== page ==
Populist parties have tripled their vote in Europe in the past 20 years, increasing the number of Europeans living in a country where there is a populist in government by nearly 14 fold, according to an analysis by British left-establishment newspaper The Guardian.
The paper revealed that one in four Europeans voted for a populist party in the most recent elections across 31 countries (the EU’s 28 nations plus Iceland, Norway, and Switzerland), with voters putting leaders of populist politicians in government posts in 11 countries.
In 1998, populism accounted for just seven per cent of the voter share, where 12.5 million Europeans lived in a country where there was at least one populist in cabinet, while in 2018, that has risen to 170.2 million.
Sweden Election Continues the Rapid Decline of Social Democrat Politics in Europe https://t.co/XlxlvbcO1A
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The Guardian reports that the movement began to take off in Eastern Europe in the early 2000s, spreading north in around 2008, attributed to the financial crisis, before making inroads in Western Europe in the past three years — around the start of the migrant crisis.
Matthijs Rooduijn, a political sociologist from the University of Amsterdam who led the project, said: “Not so long ago populism was a phenomenon of the political fringes.”
“Today it has become increasingly mainstream: some of the most significant recent political developments like the Brexit referendum and the election of Donald Trump cannot be understood without taking into account the rise of populism,” Dr Rooduijn added.
The majority of populist vote share in Europe is on the right, evidenced by recent election gains for populist-conservative movements, mostly in response to the establishment parties’ weakness on mass migration:
- The Austrian populist Freedom Party (FPÖ) entered into a government in December 2017 with the conservative People’s Party (ÖVP), securing several key ministries.
- Poland’s Law and Justice Party became the first party in the country’s post-Communist era to win a mandate to government unilaterally in 2015.
- Hungary’s Prime Minister Viktor Orbán, of the Fidesz Party, won his third consecutive term in office in April 2018 after running on a platform of border security and stopping illegal immigration by over 99 per cent.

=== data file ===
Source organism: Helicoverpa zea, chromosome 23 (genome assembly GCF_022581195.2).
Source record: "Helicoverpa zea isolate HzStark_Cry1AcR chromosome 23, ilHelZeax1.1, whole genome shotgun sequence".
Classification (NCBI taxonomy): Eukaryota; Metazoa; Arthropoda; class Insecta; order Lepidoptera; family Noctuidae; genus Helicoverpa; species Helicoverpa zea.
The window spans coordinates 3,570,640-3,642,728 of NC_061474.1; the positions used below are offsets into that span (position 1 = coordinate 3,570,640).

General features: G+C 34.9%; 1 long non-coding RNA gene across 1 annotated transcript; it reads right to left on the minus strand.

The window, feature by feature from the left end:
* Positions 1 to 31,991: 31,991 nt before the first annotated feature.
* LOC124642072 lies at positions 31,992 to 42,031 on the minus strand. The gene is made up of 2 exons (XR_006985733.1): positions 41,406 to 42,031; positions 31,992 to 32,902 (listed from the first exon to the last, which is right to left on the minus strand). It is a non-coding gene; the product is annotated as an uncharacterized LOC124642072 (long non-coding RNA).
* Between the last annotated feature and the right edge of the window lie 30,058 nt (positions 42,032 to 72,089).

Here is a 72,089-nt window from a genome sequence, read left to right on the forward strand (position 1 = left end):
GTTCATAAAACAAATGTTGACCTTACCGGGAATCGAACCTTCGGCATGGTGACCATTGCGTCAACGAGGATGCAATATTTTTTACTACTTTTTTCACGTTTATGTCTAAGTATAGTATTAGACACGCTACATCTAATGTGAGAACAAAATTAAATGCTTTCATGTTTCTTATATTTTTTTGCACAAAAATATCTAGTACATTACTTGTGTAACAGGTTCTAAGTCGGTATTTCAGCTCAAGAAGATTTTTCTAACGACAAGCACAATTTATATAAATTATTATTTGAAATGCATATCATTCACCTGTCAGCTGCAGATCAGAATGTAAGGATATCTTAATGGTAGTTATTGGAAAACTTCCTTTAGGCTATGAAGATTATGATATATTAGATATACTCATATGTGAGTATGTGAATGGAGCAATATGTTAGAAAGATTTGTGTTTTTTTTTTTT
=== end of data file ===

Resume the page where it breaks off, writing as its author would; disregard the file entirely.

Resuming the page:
- The right-wing, Eurosceptic Andrej Babiš was elected as prime minister to the Czech Republic in October 2017.
Even traditionally liberal-left wing Western European countries have seen populists make significant gains.
In Germany, the anti-mass migration Alternative for Germany (AfD) now has representatives in every state; Geert Wilders’ Dutch Party for Freedom (PVV) became the second-largest party in the March 2017 elections; right-wing populists the Sweden Democrats made gains in the Rikstag in September 2018 and hold the keys to a new coalition government; and Marine Le Pen’s Front National (renamed National Rally) headed off against Emmanuel Macron’s progressive party in France’s national elections in April 2017.
Not all wins for populists have been strictly to the right, with the right-wing League party establishing a coalition with the anti-establishment Five Star Movement (M5S) in Italy; while the League, led by firebrand Matteo Salvini, pledged to deport 500,000 migrants and has blocked migrant transport vessels from Italian ports, populist M5S is pushing for a basic income by March 2019.
In Greece, the left-wing, anti-austerity Syriza took 36 per cent of the vote in most recent Greek elections, and leftist challenger parties have been on the rise in Spain (Podemos) and to a lesser extent in France (La France Insoumise).
The findings by the left-wing newspaper come ahead of European Parliament elections in May 2019, where Mr Orbán and Mr Salvini pledged to take on globalism and challenge Macron’s progressive vision of Europe.